I’m not sure how long we’re supposed to keep all of these drawings- I’m trying to get a little bit more organized- as we approach the New Year, over the last week I’ve undertaken the daunting task of cleaning out my email inbox and organizing messages. I’ve done pretty well- I’ve gone from over 9000 emails to under 50. In so doing, I have had a rather nostalgic journey through email of all that has happened during the last five years.  I’ve gone through an electronic documentation of events, issues, challenges, triumphs, news, and commentaries over what was transpiring personally and professionally, in our city and in our world, in our families and in our synagogue.  It has been a fascinating journey. Looking back on those first emails after the storm- when we were all scattered about. The first one came from Rabbi Lichtenfeld- written the Tuesday night after the storm at 12:47am, with a message of comfort and a message of hope.  At that point, the emails on the Shir Chadash listserve started pouring in-it actually overloaded it for a day- emails where everybody had evacuated to, who was safe and accounted for, and who needed help finding friends and loved ones. Then came the email with the horrifying news- the story of our members at the time, Lainie and Tad Breaux, who were forced to evacuate to Houston, leaving behind their two-day old son Zachary at Methodist Hospital. Zachary was in the Neonatal ICU on a monitor and a breathing machine.  After the storm, the unit was evacuated and Tad and Lainie didn’t know the whereabouts or the condition of their infant son. For four days. On Thursday morning, September 1, 1:25am, Natalie Barrocas Cohen posted word that her family was safe in Atlanta, but that her parents, Al and Maxine Barrocas, were still at Methodist Hospital, waiting to be evacuated. Four hours later, at 5:28 am, Gary and Kim Weiner posted a message on the Listserve to Natalie, asking for her help in trying to track down the baby. Natalie spent that morning in contact with Tad and Lainie in Houston, and trying to get in contact with Al and Maxine.  In the meantime, Natalie’s brother Isaac Barrocas was in Houston and Isaac’s wife Stephanie worked in the hospital associated with the hotel where Tad and Lainie were staying and she was able to be there for the couple offering help and support. At 10:53 that morning, Natalie posted on the Listserve that Zachary was okay and he had been transferred out the previous night on a National Guard helicopter with a private nurse. They just didn’t know where the helicopter ended up. It was a long day of waiting, but that evening at around 6:30pm, George Haas posted to us all the joyous news that the baby was found alive and well. That night, scattered all across the country, our congregation was unified as we all watched live on CNN as Lainie and Tad were reunited with their son. I remember watching it, alone in my New York hotel room, and tears were streaming down my face.  It was the first time I had cried since the storm.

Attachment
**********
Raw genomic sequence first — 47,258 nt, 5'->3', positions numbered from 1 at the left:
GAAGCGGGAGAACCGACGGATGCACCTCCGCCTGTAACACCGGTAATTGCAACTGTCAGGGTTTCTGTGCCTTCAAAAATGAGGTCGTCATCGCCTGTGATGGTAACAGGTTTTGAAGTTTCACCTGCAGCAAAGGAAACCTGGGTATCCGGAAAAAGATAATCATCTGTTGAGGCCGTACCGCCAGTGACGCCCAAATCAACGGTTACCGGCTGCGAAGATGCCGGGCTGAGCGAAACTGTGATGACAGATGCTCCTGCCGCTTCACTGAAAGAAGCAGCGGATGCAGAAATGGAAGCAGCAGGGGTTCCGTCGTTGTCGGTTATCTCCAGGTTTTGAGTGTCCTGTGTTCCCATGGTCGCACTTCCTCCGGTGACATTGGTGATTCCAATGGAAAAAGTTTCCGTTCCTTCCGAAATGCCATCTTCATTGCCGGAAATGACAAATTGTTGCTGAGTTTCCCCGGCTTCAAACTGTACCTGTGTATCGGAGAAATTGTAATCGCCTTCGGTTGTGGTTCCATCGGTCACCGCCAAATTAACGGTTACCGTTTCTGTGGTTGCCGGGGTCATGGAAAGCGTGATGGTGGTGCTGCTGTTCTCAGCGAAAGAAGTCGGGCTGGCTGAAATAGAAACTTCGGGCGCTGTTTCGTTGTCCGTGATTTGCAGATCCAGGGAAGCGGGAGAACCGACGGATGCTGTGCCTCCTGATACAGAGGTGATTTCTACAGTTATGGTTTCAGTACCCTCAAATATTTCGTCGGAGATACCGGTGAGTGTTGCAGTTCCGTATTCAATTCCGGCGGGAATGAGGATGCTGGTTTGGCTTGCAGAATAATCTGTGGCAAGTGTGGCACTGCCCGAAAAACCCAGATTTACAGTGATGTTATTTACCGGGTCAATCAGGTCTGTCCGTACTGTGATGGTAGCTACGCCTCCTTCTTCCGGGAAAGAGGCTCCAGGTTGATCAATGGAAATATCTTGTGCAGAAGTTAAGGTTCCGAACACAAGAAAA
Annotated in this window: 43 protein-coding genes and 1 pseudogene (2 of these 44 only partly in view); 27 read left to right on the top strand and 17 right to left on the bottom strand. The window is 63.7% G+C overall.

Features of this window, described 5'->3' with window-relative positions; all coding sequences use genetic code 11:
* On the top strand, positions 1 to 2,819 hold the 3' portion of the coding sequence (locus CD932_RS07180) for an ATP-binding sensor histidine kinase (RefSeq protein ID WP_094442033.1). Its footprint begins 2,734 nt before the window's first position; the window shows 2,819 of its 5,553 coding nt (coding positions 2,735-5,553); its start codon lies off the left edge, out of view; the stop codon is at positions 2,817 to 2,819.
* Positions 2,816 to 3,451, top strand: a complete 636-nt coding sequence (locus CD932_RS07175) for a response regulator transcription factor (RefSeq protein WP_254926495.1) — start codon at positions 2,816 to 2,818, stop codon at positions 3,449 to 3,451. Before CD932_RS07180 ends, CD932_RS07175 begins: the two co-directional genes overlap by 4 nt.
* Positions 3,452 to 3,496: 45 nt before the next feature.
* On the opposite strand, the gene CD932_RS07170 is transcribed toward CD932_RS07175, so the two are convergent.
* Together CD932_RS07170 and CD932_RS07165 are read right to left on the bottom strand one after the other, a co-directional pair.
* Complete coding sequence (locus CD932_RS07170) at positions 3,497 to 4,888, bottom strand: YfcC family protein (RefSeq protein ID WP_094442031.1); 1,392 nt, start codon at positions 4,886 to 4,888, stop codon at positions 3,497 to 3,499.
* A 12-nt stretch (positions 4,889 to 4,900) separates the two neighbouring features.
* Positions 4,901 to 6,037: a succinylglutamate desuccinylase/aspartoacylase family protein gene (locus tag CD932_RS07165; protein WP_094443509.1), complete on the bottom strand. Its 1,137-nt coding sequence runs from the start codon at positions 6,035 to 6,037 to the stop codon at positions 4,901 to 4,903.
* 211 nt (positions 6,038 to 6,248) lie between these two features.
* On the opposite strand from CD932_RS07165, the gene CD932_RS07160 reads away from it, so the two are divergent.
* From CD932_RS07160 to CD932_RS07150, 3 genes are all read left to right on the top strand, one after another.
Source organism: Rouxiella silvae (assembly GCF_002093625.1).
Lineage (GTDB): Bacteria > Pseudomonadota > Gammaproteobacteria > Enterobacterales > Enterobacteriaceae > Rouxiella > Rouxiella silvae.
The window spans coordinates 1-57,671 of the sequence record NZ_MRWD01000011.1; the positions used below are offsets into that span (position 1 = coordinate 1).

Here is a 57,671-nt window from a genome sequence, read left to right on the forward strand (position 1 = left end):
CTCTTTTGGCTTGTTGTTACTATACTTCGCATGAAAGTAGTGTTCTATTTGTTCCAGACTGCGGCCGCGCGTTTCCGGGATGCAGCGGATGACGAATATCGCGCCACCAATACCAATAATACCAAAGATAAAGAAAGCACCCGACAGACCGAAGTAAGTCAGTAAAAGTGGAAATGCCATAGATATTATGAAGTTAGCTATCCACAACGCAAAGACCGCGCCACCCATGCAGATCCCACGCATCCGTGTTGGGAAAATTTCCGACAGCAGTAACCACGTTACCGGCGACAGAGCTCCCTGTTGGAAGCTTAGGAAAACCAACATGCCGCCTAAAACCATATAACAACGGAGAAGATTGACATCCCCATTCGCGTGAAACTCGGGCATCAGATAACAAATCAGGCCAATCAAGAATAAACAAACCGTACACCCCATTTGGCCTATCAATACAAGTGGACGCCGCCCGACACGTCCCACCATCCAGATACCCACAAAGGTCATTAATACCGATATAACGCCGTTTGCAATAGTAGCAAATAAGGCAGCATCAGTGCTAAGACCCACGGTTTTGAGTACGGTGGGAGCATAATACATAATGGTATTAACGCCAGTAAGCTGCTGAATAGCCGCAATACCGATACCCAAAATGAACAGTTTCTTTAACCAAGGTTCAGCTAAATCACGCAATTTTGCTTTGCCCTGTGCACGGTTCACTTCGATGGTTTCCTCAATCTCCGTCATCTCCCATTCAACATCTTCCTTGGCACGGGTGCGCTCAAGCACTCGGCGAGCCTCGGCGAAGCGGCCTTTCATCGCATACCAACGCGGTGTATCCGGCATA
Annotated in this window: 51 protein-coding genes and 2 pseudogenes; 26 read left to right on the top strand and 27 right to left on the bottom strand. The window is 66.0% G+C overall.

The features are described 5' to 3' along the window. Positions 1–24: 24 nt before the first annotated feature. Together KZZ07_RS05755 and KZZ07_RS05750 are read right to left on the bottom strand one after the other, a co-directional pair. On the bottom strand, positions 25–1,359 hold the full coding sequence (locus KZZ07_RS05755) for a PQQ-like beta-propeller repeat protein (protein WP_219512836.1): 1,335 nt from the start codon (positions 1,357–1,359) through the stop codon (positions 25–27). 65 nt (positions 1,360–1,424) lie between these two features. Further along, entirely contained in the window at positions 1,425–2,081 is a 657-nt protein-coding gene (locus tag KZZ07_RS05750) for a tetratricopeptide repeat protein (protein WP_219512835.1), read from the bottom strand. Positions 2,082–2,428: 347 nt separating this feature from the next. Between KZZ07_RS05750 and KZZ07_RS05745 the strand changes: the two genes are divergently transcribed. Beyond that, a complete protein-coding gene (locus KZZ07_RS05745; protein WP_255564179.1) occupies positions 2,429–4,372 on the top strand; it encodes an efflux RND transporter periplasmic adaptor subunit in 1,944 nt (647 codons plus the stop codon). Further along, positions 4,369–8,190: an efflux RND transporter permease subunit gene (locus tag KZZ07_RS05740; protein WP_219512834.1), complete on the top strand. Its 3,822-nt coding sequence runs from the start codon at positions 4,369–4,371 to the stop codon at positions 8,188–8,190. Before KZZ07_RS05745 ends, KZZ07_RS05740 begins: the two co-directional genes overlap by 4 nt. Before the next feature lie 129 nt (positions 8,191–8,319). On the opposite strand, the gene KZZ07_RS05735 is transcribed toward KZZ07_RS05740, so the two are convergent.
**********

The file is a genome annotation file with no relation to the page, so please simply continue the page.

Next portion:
The Listserve remained a chronicle of events and information and a way for us all to reach out. We were concerned for Al and Maxine who were still stuck at Methodist Hospital, for Leron Finger who was waiting to be evacuated from Tulane Hospital, and for everyone who was still unaccounted for during that first week after the storm. On September 4, Pat Klein posted the good news that synagogue contractor Doug Daigle was able to check out the building, and while there had been water inside, it had drained by that point, and that structurally the synagogue appeared to be okay.